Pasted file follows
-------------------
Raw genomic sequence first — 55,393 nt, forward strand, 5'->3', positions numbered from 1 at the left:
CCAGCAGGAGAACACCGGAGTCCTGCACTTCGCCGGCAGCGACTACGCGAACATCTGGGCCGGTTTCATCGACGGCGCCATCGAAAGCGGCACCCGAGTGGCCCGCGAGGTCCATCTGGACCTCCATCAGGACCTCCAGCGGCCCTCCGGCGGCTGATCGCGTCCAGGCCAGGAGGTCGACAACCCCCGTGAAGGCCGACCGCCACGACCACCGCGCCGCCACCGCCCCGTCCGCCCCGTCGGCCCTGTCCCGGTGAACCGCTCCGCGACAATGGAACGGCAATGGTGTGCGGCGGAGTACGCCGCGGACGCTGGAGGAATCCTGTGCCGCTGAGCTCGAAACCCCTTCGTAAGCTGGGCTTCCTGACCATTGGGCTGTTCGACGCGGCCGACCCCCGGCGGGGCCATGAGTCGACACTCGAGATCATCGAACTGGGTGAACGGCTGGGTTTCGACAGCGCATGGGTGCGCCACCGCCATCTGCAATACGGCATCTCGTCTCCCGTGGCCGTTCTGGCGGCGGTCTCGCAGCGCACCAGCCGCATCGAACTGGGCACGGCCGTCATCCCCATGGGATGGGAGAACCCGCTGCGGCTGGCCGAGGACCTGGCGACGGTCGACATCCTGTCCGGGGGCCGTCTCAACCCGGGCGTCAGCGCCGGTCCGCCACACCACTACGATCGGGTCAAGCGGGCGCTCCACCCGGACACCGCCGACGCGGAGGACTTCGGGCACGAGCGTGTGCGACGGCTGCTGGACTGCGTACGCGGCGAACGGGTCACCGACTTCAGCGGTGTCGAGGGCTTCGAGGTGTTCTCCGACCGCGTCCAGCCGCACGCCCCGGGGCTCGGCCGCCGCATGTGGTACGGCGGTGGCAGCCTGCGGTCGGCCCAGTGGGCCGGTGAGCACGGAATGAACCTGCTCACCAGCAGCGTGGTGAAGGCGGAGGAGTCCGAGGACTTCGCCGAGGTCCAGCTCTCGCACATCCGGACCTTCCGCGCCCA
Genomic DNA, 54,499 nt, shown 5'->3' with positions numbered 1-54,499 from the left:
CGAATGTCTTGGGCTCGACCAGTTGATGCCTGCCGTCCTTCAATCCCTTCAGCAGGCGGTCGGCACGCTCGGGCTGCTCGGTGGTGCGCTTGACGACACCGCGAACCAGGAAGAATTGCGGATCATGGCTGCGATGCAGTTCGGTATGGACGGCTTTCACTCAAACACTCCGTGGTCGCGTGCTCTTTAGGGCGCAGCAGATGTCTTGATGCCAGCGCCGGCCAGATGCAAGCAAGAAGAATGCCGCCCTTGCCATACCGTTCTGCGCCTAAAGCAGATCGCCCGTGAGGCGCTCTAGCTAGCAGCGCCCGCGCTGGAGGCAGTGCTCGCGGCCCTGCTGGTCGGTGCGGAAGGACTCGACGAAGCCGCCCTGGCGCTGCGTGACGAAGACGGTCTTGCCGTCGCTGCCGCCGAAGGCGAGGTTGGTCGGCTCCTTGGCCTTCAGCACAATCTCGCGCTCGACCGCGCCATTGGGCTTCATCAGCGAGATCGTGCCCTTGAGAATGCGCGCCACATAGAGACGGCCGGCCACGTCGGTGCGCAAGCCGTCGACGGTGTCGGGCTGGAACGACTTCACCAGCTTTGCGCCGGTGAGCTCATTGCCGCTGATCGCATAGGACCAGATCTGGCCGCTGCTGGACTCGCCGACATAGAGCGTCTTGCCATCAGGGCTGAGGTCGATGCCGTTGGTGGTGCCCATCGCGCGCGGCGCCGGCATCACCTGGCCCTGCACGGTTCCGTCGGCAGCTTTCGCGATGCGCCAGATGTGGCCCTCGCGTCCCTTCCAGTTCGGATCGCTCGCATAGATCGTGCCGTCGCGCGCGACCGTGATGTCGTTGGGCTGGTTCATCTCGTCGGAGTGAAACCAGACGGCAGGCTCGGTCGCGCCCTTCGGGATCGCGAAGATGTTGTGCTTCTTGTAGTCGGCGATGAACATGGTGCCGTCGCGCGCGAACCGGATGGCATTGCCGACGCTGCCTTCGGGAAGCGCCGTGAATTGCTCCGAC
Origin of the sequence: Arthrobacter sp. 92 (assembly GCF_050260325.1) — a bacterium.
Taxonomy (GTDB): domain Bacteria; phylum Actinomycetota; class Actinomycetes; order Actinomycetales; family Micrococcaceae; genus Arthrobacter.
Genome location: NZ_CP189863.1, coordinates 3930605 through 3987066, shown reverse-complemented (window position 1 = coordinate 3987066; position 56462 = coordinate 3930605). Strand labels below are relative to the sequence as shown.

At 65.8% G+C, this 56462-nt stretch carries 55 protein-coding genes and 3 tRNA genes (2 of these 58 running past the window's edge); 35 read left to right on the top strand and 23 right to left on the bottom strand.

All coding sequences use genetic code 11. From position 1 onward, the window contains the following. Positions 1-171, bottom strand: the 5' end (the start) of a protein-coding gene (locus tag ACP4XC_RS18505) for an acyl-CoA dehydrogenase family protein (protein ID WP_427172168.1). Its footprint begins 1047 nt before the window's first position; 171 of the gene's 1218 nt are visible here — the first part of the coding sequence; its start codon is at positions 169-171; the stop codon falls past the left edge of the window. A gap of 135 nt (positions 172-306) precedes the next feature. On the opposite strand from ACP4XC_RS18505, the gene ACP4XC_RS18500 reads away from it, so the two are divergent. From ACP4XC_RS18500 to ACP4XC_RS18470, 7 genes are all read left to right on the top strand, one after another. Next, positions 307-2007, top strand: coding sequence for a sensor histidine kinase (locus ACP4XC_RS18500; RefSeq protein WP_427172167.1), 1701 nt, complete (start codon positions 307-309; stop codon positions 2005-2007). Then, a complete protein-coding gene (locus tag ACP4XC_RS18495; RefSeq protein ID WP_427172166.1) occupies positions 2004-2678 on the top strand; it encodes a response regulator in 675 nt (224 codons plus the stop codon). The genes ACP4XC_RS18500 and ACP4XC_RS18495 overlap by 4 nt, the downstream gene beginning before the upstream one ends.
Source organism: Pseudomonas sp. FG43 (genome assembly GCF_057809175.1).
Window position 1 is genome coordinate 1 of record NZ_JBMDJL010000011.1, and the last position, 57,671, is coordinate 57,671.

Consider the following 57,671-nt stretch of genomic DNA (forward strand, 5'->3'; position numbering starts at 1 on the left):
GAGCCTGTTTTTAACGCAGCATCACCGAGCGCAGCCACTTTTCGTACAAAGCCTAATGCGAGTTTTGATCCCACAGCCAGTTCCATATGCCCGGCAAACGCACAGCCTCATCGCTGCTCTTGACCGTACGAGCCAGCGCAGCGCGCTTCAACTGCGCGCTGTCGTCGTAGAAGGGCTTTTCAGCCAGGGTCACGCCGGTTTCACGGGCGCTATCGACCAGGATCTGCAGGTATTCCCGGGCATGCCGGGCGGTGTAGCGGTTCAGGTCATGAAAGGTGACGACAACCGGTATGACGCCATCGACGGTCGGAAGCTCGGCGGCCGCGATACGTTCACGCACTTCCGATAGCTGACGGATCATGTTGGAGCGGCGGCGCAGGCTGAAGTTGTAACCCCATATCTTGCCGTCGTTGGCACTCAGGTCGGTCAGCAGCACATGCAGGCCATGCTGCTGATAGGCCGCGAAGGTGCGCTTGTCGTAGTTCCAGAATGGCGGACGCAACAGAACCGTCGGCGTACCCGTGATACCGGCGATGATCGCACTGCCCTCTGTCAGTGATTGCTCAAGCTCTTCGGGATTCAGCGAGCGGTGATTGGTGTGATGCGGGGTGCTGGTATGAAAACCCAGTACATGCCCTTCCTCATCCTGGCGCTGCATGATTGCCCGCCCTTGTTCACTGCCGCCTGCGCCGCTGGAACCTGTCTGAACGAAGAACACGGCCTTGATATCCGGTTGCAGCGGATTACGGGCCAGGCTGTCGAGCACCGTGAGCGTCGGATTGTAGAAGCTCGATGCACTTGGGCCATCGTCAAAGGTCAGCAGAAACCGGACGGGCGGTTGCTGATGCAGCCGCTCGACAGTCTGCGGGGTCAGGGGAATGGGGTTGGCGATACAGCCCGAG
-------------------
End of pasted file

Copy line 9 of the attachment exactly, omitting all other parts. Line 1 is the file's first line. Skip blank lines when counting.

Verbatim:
All coding sequences use genetic code 11. From position 1 onward, the window contains the following. Positions 1-171, bottom strand: the 5' end (the start) of a protein-coding gene (locus tag ACP4XC_RS18505) for an acyl-CoA dehydrogenase family protein (protein ID WP_427172168.1). Its footprint begins 1047 nt before the window's first position; 171 of the gene's 1218 nt are visible here — the first part of the coding sequence; its start codon is at positions 169-171; the stop codon falls past the left edge of the window. A gap of 135 nt (positions 172-306) precedes the next feature. On the opposite strand from ACP4XC_RS18505, the gene ACP4XC_RS18500 reads away from it, so the two are divergent. From ACP4XC_RS18500 to ACP4XC_RS18470, 7 genes are all read left to right on the top strand, one after another. Next, positions 307-2007, top strand: coding sequence for a sensor histidine kinase (locus ACP4XC_RS18500; RefSeq protein WP_427172167.1), 1701 nt, complete (start codon positions 307-309; stop codon positions 2005-2007). Then, a complete protein-coding gene (locus tag ACP4XC_RS18495; RefSeq protein ID WP_427172166.1) occupies positions 2004-2678 on the top strand; it encodes a response regulator in 675 nt (224 codons plus the stop codon). The genes ACP4XC_RS18500 and ACP4XC_RS18495 overlap by 4 nt, the downstream gene beginning before the upstream one ends.